While we recognize the significant health hazards to nonsmokers inherent in exposure to secondhand smoke (see Poyck v Bryant, 13 Misc 3d at 701-702; Duntley v Barr, 10 Misc 3d 206, 207 [2005]; Ezra, "Get Your Ashes Out of My Living Room!": Controlling Tobacco Smoke in [*3]Multi-Unit Residential Housing, 54 Rutgers L Rev 135, 147-151 [2001]), in the absence of a controlling statute, bylaw or rule imposing a duty, public policy issues militate against a private cause of action under these factual circumstances for secondhand smoke infiltration (see e.g. Golub v Simon, 28 AD3d at 360 [no private cause of action for blocking view]; Herbert Paul, CPA, P.C. v 370 Lex, L.L.C., 7 Misc 3d 747, 751 [2005] [no private cause of action under Public Health Law article 13-E for smoking in public areas]; Public Health Law § 1399-q [1]; § 1399-w; cf. Duntley v Barr, 10 Misc 3d at 208-209).

In this regard, the board of managers of the subject condominium is specifically authorized to make determinations{**32 Misc 3d at 16} regarding the operation, care, upkeep, and maintenance of the common elements in the building, and to enforce any bylaws and rules among unit owners, including the rule prohibiting one resident from interfering with the rights, comforts or conveniences of other unit owners (see Real Property Law § 339-j; Matter of Levandusky v One Fifth Ave. Apt. Corp., 75 NY2d at 536; Pelton v 77 Park Ave. Condominium, 38 AD3d 1, 5 [2006]; Board of Mgrs. of Stewart Place Condominium v Bragato, 15 AD3d 601, 602 [2005]). Incongruously, despite plaintiffs' repeated allegations in the complaint of the building-wide ventilation problem known to the condominium board, plaintiffs failed to fully pursue their ventilation complaints with the board, or to name the board as a necessary party to this action (see CPLR 1001 [a]; 3211 [a] [10]; Matter of Red Hook/Gowanus Chamber of Commerce v New York City Bd. of Stds. & Appeals, 5 NY3d 452 [2005]).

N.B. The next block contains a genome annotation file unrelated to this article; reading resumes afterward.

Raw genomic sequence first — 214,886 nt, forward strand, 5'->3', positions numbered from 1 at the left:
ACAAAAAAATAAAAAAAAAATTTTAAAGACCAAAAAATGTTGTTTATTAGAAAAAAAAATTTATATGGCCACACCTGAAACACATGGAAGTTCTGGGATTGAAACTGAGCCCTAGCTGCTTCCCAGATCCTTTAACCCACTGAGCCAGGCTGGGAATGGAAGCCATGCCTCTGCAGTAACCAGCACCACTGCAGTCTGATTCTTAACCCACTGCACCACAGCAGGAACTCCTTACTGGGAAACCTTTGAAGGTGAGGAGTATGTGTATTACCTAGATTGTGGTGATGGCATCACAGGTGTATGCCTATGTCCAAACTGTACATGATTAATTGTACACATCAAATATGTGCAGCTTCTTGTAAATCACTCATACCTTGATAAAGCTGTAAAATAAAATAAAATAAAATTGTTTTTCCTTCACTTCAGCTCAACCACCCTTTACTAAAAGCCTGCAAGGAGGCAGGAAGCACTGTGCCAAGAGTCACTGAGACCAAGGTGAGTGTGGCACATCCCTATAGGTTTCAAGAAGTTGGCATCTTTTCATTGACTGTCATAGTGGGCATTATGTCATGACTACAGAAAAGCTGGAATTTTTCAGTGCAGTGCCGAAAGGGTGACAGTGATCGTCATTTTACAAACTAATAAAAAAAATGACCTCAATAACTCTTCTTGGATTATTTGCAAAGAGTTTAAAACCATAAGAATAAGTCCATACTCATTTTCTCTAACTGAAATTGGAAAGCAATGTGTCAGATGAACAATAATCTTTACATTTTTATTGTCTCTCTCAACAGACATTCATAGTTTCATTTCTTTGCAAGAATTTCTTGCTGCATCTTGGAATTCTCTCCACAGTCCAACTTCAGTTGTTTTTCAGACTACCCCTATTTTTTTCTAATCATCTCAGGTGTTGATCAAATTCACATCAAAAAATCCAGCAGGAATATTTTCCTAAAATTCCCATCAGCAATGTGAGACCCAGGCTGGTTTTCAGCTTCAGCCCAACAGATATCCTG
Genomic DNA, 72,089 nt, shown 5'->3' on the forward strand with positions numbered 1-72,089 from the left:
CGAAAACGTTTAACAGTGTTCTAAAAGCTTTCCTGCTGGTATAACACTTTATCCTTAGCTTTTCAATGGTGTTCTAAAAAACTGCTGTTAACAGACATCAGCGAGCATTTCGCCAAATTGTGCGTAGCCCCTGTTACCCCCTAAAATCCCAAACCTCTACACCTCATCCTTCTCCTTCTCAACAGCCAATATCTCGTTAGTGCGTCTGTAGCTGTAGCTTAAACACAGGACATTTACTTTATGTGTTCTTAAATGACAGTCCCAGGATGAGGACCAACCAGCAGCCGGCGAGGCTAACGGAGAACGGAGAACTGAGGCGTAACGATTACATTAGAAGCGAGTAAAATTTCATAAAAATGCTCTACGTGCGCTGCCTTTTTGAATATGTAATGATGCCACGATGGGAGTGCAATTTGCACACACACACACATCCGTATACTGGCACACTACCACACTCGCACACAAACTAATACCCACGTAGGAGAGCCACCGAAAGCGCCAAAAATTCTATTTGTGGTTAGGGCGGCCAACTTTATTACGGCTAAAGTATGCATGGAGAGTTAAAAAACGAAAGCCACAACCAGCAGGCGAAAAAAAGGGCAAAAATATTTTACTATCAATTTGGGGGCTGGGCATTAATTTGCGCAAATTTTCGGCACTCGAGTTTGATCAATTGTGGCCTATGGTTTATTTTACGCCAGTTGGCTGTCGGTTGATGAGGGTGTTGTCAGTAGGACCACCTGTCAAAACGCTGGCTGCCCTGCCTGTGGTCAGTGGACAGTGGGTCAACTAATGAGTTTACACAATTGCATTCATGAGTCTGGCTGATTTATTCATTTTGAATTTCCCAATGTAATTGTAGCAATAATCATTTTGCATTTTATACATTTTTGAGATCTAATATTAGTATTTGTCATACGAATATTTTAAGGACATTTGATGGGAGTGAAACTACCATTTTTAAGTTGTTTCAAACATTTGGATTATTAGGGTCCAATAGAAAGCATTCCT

For similar reasons, plaintiffs' negligence claim should have also been dismissed. "To make out a prima facie case of property owner negligence, plaintiffs must show that defendant owner[s] owed a duty to plaintiff[s], defendant[s] breached such duty, and plaintiff[s'] injuries resulted from defendant[s'] breach" (Savage v Desantis, 56 AD3d 1013, 1014 [2008], lv denied 12 NY3d 709 [2009]; see Akins v Glens Falls City School Dist., 53 NY2d 325, 333 [1981]). In the absence of any duty, the negligence claim must fail (see Darby v Compagnie Natl. Air France, 96 NY2d 343, 347 [2001]). Here, since defendants did not have a duty to refrain from smoking inside their apartment or to avoid exposing their neighbor to secondhand smoke that unintentionally seeped into the neighbor's apartment, plaintiffs' negligence claim must fail.

In accordance with the foregoing, defendants' motion to dismiss the complaint should have been granted, since plaintiffs have not established any basis to impose tort liability upon the neighboring defendants.

We have considered and rejected defendants' remaining contentions as unavailing.

Shulman, J.P. and Hunter, Jr., JJ. concur.